As such, he showcases the band’s inherent ability to marry the catchy with the raw; the commercial with the underground. Its poppier arrangement (especially the harmonies in the outro) is a harbinger of the mainstream cash-cows of the mid-1990s, but Grant Young’s thunderous drumming ensures they still have one foot very much in the world of Alternative Rock.

5. Beggars And Choosers (Hang Time, 1988) 

Driven by machine-gun drums, this track begins as an old school punk tune until the harmonies kick in and turn it into something far more befitting the airwaves of leftfield radio. There’s a glorious tightrope walk throughout which is perfectly suited to the track’s nightmarish visions – at times it sounds like the wheels might come off which creates a fascinating sense of tension.

The seesawing between ragged disorganisation and moments of metronomically tight ensemble playing captures the listener and hauls them through the song’s 3 minutes until its sudden ending permits them to catch their breath once more.

4. Cartoon (Hang Time, 1988) 

In this perfect slice of power-pop, the Minneapolis stalwarts serve up a high-octane aural feast with an energy that remains undimmed from start to finish. It’s not merely about the volume, though: Dave Pirner and Dan Murphy’s harmonies lend this single a Beatles-like quality in places with vocal hooks very much to the fore.

Once again, Soul Asylum’s credentials as being a cut above their contenders are outlined with this ticking the boxes of both muscular Alternative Rock and catchy-as-hell pop – all this while possessing an addictively hummable melody. As well as this, its lyrics are cleverly ambiguous (who hasn’t wondered what ‘you’re in the movies now and I’m in your cartoon’ might really mean?)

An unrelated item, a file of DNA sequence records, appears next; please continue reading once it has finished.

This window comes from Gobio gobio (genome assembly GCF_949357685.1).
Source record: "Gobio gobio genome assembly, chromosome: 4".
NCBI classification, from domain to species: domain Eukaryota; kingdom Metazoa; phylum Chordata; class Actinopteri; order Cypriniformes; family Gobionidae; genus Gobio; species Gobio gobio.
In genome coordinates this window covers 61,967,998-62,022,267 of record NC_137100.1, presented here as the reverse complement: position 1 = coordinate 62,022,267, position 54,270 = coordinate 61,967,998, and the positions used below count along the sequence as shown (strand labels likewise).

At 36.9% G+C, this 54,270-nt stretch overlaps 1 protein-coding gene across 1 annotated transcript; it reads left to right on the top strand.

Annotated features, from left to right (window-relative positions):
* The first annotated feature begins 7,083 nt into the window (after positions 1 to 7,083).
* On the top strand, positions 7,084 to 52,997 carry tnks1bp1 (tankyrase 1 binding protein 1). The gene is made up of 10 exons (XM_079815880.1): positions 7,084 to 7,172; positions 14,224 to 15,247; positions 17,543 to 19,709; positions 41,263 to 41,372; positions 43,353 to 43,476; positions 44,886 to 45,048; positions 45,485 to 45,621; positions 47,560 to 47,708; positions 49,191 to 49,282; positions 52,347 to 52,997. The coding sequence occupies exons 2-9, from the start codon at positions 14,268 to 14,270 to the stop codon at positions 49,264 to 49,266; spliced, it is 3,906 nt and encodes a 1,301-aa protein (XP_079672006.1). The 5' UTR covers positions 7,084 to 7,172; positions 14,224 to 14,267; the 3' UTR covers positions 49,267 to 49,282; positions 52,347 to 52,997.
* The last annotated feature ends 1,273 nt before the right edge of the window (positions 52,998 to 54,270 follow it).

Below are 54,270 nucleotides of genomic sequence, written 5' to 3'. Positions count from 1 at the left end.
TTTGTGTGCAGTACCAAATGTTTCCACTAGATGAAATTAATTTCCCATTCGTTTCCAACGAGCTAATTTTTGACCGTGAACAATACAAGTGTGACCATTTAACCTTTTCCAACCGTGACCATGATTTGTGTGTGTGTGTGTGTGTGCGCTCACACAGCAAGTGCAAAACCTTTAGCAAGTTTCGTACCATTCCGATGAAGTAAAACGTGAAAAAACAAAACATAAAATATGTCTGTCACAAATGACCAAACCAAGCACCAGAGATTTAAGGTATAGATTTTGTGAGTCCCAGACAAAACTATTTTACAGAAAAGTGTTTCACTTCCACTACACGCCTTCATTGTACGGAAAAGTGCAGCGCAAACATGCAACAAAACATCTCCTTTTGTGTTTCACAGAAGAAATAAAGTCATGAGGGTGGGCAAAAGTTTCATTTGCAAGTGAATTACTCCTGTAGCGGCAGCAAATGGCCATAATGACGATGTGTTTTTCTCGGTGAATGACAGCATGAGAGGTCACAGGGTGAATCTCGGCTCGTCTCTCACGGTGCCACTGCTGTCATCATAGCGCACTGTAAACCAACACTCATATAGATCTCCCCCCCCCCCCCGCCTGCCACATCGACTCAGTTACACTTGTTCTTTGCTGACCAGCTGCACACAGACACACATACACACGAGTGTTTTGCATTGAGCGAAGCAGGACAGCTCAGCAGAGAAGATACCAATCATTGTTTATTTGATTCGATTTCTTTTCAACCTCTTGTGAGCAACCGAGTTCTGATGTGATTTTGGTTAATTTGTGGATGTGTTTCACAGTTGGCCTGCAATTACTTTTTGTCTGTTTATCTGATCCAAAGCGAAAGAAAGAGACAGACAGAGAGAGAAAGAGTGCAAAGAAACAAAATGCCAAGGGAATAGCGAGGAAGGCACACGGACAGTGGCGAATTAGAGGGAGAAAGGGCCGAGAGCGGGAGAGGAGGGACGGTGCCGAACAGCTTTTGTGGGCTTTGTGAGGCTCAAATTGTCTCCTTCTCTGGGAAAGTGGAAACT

3. Runaway Train (Grave Dancers Union, 1992) 

By 1992, the band had reached a point in their career where their commercial future was hanging in the balance, hence the drafting in of Michael Beinhorn to produce. The result: undoubtedly the band’s high-water mark in terms of sales. The song’s 4 minutes and 25 seconds of radio-friendly 12-string jangle became a ubiquitous presence on MTV and spearheaded the album to the status of triple platinum monster.

However, as with so many of their peers from what had previously been an underground scene, Soul Asylum had something of a love-hate relationship with mainstream success. Having spent years chasing it, when it arrived, public recognition somehow didn’t sit quite right with them. Nonetheless, this – the album’s lead single – still sounds as fresh and vibrant today as it did on release. 

2. Move Over (Clam Dip & Other Delights EP,1989) 

For some reason, record buyers in the US were denied this number when the EP was first released, which seems unfair. It’s a belter. Few singers in music history have attempted to cover Janis Joplin. Fewer still have done so and held a candle to her versions. At times on this, Dave Pirner sounds like he’s grinding his larynx into dust, but in doing so, his performance defines a blistering 2 minutes and 26 seconds of wild abandon.

The song’s first incarnation kicked off the 1971 album Pearl (released posthumously following Joplin’s untimely demise). Where the girl from Port Arthur, Texas, employs her signature scream against a psychedelic blues tapestry, Soul Asylum’s take is pure garage rock: louder; faster, and even more vigorously raw. 

1. String of Pearls (Let Your Dim Light Shine, 1995) 

This standout track from 1995’s Let Your Dim Light Shine is Dylan-esque in its abstract lyricism; a perfect synthesis of storytelling, vocal delivery and the kind of quiet/loud dynamic that spawned a thousand imitators. Had circumstances been different, then surely Pirner & Co. would now be spoken of in the same breath as Nirvana.

As it is, this number is effectively an ode to what might have been – a song that casts them as so much more than mere Alternative Rockers. Instantly memorable from the very first listen, one wonders why it’s so rarely played. In truth, there has been little like it since.